8th Air Force Station No 428
Updated : 10 Feb 12
Closed: May 1945
Airfield/Station Identification Code: CG, later WC2
Squadrons based here:
253 Sqn :: May 1940 - Jul 1940
264 Sqn :: 1940?; Nov 1943 - Dec 1943
307 (Polish) Sqn :: Mar 1944 - May 1944; ?? - May 1945
402 Sqn RCAF :: May 1941 -
409 Sqn RCAF :: 26 Jul 1941 - 23 Feb 1943; 19 Dec 1943 - 5 Feb 1944
410 Sqn RCAF :: Feb 1943 - Oct 1943
288 Sqn :: Mar 1943 - Nov 1943
68 Sqn :: 5 Feb 1944 - 1 Mar 1944
2882 LAA Sqn RAuxAF :: formed 1 Mar 1944 - 14 Apr 1944
17 SFTS ::
425 Sqn US 9th Air Force :: 1944
1515 BAT Flight :: Feb 1945
107 EGS ::
142 Sqn :: 1959 - 1963
Opened in 1939 as a relief landing ground for RAFC Cranwell with 253 and 264 Sqn starting to use it. In May 1941 it was transfered to 12 Gp, Fighter Command and became an RAF Digby satellite, 402 Sqn then moving in. 409 Sqn RCAF were present from Jul 1941 to Feb 1943 and again from Dec 1943 to Feb 1944. 410 Sqn RCAF filled the gap from Feb to Oct 1943 on nightfighter defence duties. The station was also home to 307 (Polish) Sqn, departing May 1945.
The airfield never took on an air of permanence like its parent Digby, only ever having one hangar and a single grass runway. Nearby Coleby Hall was pressed into service as the Officers' Mess during the war.
The three grass strips were: NE/SW, 2000 yards (1800 mtrs), NW/SE, 1400 yds (1280 mtrs) and 966 yds (880 mtrs). A concrete perimeter track encircled the airfield site, part of which utilised the B1202 road which formed the southern boundary. The airfield was ultimately equipped (by 1944) with nine hangars; one T.1, one blister and seven extended over-blisters and accommodation was provided for c. 1800 personal, RAF and WAAF's, all ranks.
Once German daylight raids stopped in 1943, RAF Kirton-in-Lindsey became a training unit and RAF Hibaldstow also closed in Jan 1943. After Aug 1944 RAF Digby took on a non-operational role involved in radar calibration and other duties. This left Coleby Grange standing alone to combat the threat of night raids in Lincolnshire.
One of the first Battle of Britain aerial displays was conducted in 1946 from Coleby Grange.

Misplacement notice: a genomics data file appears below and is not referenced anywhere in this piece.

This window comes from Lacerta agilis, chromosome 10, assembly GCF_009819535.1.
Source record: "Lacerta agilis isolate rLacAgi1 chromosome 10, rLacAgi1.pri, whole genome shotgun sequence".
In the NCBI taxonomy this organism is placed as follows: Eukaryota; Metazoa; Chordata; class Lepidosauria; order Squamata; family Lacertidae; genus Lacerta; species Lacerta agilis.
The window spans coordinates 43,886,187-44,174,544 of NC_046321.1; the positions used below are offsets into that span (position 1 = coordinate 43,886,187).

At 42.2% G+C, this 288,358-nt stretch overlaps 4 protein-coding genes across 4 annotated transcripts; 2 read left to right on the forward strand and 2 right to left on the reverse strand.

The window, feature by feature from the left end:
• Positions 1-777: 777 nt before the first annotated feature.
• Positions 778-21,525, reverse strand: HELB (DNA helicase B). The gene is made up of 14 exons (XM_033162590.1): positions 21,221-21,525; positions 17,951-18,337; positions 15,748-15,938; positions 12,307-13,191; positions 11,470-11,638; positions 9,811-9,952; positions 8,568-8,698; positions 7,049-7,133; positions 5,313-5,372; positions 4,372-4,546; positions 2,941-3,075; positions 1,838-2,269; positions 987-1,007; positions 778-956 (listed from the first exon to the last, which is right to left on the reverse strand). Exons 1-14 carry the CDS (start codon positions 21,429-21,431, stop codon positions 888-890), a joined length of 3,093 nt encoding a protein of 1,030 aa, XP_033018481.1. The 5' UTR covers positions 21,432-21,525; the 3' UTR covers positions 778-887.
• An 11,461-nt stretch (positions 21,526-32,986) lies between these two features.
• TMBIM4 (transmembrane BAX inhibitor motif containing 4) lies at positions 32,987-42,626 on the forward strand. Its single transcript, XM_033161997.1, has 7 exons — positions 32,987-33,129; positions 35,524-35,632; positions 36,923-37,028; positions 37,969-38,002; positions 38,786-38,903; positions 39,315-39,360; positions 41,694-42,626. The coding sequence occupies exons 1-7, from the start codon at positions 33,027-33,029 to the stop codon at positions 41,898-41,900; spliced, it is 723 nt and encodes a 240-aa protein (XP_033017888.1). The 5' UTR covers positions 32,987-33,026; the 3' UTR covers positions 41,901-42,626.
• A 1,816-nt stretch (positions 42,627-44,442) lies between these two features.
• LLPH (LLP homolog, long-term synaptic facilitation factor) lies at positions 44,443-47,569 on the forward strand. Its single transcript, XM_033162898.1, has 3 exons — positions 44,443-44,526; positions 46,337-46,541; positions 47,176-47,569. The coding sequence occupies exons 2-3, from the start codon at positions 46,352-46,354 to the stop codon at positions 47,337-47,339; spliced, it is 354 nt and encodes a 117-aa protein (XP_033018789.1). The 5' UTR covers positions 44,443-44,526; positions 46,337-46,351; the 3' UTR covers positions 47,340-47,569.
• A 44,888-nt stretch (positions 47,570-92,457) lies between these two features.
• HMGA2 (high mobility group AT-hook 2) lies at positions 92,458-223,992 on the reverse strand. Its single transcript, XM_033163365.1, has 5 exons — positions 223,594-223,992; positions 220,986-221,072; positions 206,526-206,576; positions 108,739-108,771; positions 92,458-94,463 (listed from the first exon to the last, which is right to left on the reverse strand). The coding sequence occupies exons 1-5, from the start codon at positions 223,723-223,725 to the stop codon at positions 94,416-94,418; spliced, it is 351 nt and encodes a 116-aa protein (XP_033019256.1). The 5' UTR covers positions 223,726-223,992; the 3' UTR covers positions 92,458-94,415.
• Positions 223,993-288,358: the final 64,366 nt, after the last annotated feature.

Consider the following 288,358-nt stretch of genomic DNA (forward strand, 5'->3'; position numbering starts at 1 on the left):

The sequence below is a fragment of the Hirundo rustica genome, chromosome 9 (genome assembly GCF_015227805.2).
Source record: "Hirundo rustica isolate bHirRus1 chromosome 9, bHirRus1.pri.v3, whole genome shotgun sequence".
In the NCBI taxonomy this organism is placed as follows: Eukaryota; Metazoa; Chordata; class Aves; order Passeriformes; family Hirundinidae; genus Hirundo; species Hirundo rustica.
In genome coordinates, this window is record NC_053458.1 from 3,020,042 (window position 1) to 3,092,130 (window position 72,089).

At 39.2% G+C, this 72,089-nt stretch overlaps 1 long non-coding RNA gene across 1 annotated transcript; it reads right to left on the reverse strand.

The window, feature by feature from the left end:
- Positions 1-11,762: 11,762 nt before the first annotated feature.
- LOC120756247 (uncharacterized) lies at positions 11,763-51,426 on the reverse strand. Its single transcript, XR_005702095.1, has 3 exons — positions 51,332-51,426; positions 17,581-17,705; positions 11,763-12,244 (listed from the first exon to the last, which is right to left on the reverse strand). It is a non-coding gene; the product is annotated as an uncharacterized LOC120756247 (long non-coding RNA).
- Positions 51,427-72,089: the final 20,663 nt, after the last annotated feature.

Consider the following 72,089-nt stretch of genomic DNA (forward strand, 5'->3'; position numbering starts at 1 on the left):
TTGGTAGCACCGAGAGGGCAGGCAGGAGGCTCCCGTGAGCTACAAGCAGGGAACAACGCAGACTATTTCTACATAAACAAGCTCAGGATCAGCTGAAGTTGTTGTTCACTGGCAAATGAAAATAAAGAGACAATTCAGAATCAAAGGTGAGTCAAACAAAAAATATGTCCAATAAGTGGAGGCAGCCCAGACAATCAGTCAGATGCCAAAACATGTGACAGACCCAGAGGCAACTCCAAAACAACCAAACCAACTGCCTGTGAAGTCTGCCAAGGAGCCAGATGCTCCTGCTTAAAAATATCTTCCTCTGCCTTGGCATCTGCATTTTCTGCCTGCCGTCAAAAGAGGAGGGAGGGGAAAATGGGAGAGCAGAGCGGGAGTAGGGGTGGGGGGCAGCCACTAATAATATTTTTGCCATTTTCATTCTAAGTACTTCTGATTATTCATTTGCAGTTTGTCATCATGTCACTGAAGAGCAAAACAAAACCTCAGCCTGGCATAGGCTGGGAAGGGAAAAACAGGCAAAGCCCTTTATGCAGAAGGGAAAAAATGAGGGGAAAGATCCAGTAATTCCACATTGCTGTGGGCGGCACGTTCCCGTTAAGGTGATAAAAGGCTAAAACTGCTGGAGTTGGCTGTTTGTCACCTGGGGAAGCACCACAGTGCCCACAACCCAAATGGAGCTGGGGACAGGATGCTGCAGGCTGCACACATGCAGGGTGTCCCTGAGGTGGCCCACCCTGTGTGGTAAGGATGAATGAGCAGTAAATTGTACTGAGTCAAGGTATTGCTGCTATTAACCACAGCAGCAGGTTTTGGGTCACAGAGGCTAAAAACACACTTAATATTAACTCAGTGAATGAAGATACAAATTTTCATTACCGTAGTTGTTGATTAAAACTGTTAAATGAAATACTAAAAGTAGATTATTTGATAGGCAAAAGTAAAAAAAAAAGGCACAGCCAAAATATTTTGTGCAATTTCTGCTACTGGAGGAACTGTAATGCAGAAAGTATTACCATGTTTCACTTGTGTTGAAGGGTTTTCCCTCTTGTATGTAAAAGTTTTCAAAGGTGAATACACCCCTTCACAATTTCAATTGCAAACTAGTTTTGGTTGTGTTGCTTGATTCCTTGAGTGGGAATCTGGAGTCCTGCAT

425 Sqn US 9th Air Force deployed from Coleby Grange to participate in the Allied Expeditionary Air Force effort during Op OVERLORD/NEPTUNE in Normandy, Jun 1944. At the time it was equipped with P61/70 aircraft.
From 1959 to 1963 Coleby Grange re-opened with 142 (SM) Sqn which was a Thor IRBM unit and 3 launchers. Each missile was armed with a one-megaton nuclear warhead, controlled by the US Air Force under so-called dual-key arrangements. RAF Hemswell was the headquarters for the 5 Lincolnshire dispersal sites at RAF Hemswell, RAF Bardney, RAF Caistor, RAF Coleby Grange and RAF Ludford Magna.
The Viking Way long-distance footpath passes 1.5 km to the west of the former airfield site, along the B1202.
1959 saw the station re-opened with 142 Sqn Thor ICBM unit closing again in 1963.
Today the airfield is in private hands and used for agriculture. The Dunston Land Pillar, which can be seen to the north-east of the airfield on the East side of the A15, was reduced in height by 40ft and had its lantern removed during WII due to it being a hazard for aircraft in the Coleby circuit. The land pillar had originally been built by Dashwood to lead travellers across the difficult to navigate Lincoln Heath after it had been reclaimed from heath and scrubland.
Photos of RAF Coleby Grange control tower
Aerial photograph of RAF Coleby Grange
> USAAF Station Numbers
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